Challenges, not problems (!)

Hello old friend, hello old friends,

Here I am, now 7 weeks into my trip, and being out here I’m always met with the same strange sensation; that the days are so filled that past events feel like ages ago, whilst at the same time I can’t believe I’ve been here for this long already. So I thought I’d restart my blog to fill you lovely people on what’s been going on over here.

I write this from an overcast and wet Mbale, 230km east of Kampala, where the dry season has become a distant memory in the space of a week.

These first weeks have thus far been full of challenges of varying shapes and sizes, but strangely these difficulties have given me more resolve to do what I can to get a functional and sustainable primary school in place.

One of our core aims this year is to improve the education levels at the school. It is all well and good providing the buildings and educational materials, but it is worth nothing if the teachers are not imparting a proper education on to their pupils. To that end, we carried out a thorough review of the educational and non-educational processes, as well as performance reviews of each teacher, at the back end of last year.

This was carried out by a local government official, the Coordinator Centre Tutor. A man named Mungoma John, he did a fantastic job of observing what he saw, both good and bad, and formulating a report complete with recommendation that lays a great framework for how to go about our mission.

Moving forward, we will be using this assessment as a baseline for monitoring the academic achievement at the school, something concrete on which we can measure the impact our work and your donations are having.

A big part of this improvement will be in additional teacher training, and as such we are in contact with exemplary local schools and other educationally minded organisations out here to provide this. Our teachers have recently taken part in two workshops hosted by Arlington Academy of Hope, a high achieving private school in the nearby Bududa. We have also formed relationships with the African Educational Trust, an organisation whose work includes providing libraries, teacher trainings and community engagement programs in Northern and Eastern Uganda.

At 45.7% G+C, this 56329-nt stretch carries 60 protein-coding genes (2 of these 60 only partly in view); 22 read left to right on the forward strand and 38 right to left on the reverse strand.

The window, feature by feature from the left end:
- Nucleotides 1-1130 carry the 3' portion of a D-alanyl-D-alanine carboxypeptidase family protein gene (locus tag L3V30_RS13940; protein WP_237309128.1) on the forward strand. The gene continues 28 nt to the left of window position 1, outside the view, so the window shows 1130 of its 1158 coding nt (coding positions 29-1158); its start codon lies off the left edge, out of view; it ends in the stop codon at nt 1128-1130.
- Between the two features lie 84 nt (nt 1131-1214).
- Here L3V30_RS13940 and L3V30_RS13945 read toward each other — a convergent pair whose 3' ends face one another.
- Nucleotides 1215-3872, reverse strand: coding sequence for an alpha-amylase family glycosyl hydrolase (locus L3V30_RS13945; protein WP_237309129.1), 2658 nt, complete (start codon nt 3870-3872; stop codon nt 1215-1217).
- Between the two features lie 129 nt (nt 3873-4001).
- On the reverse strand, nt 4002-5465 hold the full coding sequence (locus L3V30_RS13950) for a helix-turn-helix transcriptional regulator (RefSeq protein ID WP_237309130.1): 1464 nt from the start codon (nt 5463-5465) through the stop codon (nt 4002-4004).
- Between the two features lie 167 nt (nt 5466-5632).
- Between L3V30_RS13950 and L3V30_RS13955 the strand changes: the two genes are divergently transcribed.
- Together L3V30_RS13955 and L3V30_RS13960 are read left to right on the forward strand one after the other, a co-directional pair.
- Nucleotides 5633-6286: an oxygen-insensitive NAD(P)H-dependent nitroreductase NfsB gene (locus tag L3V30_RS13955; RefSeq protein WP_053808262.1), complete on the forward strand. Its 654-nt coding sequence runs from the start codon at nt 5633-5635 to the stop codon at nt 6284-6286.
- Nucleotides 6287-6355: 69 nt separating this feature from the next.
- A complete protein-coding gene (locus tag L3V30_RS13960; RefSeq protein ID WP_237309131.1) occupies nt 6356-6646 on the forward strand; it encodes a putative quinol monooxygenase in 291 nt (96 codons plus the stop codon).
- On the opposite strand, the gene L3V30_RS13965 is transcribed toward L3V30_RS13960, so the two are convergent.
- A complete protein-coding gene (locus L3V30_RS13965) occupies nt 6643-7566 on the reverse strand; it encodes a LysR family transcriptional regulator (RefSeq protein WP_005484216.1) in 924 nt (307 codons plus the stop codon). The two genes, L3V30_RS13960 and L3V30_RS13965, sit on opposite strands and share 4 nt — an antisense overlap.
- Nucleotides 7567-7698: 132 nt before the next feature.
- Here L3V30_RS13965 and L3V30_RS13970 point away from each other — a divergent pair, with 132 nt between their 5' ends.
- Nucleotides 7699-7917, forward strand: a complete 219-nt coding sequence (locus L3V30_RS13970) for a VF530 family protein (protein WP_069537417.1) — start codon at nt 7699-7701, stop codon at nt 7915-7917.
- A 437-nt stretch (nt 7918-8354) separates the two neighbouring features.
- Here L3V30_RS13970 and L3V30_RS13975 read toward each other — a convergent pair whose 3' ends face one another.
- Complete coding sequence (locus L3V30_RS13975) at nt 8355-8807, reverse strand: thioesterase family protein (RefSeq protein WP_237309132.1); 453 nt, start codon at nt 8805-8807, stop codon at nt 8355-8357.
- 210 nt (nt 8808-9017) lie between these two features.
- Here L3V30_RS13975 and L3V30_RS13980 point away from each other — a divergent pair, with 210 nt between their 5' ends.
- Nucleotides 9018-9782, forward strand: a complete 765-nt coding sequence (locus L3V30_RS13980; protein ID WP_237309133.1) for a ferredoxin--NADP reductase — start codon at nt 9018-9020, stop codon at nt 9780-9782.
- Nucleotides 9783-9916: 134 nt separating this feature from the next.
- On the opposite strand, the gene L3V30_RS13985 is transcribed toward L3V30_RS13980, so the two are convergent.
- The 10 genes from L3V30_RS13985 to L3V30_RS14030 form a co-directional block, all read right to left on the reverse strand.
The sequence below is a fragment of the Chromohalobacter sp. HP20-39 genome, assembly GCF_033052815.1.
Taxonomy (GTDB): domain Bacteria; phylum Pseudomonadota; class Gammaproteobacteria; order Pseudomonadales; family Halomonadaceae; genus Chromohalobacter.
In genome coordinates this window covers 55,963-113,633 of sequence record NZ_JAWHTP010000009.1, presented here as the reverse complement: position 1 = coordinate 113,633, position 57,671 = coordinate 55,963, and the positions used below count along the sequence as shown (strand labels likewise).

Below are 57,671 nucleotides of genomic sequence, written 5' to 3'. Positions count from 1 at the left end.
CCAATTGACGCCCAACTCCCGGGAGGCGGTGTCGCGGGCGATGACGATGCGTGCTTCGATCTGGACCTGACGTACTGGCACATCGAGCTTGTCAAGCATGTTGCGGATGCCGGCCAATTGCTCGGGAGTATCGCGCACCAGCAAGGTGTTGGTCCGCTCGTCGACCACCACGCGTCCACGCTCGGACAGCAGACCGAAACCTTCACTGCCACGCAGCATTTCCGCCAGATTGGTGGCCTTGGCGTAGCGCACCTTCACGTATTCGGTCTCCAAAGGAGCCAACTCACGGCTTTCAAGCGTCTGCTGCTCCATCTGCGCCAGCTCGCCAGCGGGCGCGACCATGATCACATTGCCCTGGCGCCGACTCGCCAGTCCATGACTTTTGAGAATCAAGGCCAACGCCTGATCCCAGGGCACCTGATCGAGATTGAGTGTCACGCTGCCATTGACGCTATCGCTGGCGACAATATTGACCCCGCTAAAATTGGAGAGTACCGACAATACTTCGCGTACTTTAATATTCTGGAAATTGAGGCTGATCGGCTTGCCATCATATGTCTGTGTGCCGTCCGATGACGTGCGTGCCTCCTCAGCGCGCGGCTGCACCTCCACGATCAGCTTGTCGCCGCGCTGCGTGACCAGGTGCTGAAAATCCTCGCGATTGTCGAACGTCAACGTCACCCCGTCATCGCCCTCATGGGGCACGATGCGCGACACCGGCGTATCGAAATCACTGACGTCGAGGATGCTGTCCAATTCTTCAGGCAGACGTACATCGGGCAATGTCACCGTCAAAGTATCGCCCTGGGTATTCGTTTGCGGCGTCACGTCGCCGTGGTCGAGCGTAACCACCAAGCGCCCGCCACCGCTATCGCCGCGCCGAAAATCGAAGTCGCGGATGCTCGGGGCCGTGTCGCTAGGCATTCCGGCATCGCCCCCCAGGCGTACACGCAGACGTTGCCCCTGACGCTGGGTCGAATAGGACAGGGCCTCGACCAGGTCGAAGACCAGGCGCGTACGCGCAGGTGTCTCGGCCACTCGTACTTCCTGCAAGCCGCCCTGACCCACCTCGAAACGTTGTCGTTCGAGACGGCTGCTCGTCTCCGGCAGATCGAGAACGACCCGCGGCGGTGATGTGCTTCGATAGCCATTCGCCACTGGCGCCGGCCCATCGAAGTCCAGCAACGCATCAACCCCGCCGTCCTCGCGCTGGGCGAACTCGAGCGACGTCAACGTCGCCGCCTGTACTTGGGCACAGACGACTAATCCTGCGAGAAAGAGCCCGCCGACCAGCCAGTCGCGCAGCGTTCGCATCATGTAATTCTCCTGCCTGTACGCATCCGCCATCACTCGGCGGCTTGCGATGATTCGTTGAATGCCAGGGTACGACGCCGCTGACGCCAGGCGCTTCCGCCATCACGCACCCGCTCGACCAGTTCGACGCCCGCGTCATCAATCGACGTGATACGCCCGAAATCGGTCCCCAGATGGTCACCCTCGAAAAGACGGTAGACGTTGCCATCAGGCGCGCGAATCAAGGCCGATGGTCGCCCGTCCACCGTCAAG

A huge hindrance to any teacher development we undertake is a lack of motivation of the teachers, brought on by chronic non-payment of salaries. Currently, 2 of our 8 teachers have not been paid since June 2017, with others being owed many months’ worth of arrears. This forces teachers to take on other odd jobs to support themselves, rendering them exhausted and demotivated when it comes to the classroom. We are trying to lobby the District, but both here and in a handful of other newly formed districts, the horrendous mismanagement of the process is having a severe impact and there is little that can be done to hurry up the process. Further to this non-payment, this transition process of the new district has left us with 3 teachers who have been transferred at the end of last term and not yet replaced, putting further strain on the already overstretched teaching staff. O, the sweet joys of local government!

We are also confronted with the issue of misallocation of the Universal Primary Education budget, a once-termly fund issued by the Government for providing scholastic materials, co-curricular activities etc. In previous years, this was seen as a golden egg for anyone on the School Management Committee, and it is something we are trying to change in a measured and diplomatic way.  As a key stakeholder in the school, this can be achieved by having a District-endorsed say in the process, from a voice in budget meetings to regular independent auditing of the outgoings. One of our volunteers, Kinga, has helped put together a watertight process which should mean that the money goes exactly where it should. Watch this space for updates!

Gladly, I’m happy to report that our other projects are going well. We continue to maintain a 100% loan repayment rate on the TUSP Micro Finance project, with a new group of 10 women, and further loans to the existing 20 women, coming up in April. We look forward to welcoming back one of ‘The Dreamteam’, Evelina, to help evaluate the business plans of the new applicants and oversee the smooth operation of the loan issuance.

With the help of Seeds, both our Men’s and Women’s village savings programmes are running well.

We have taken on both a new football and a new netball coach at the school, who attends every Wednesday to provide structured coaching to an otherwise chaotic Games afternoon. This will help us prepare for the grudge match against our rivals from the nearby Bukokho Primary School – last year saw our netball team get demolished, only for the football team to recover some school pride with an historic win on penalties.

The school cow is also pregnant and due to give birth any time in the next 1-3 months, depending on who you speak to (!).

We now have a team of 3 local TUSP employees, helping monitor the efficient running of our programmes and problem solving any issues that arise.

And most importantly, for the next few weeks at least, I am able to rely on the support of Kinga and Grace, two longer term volunteers whose expertise in their respective fields of finance and child wellbeing and emotional support, has been invaluable. More than volunteers, they are good friends, and I’ll be sad to see them go.

Right, I must be off – a wet’n’wild Matatu (local minibus taxi) journey back to the village awaits, but I will check in with updates when I have them.

Love to all back at home, or wherever you may be, and thank you for your continued support!

Sean xx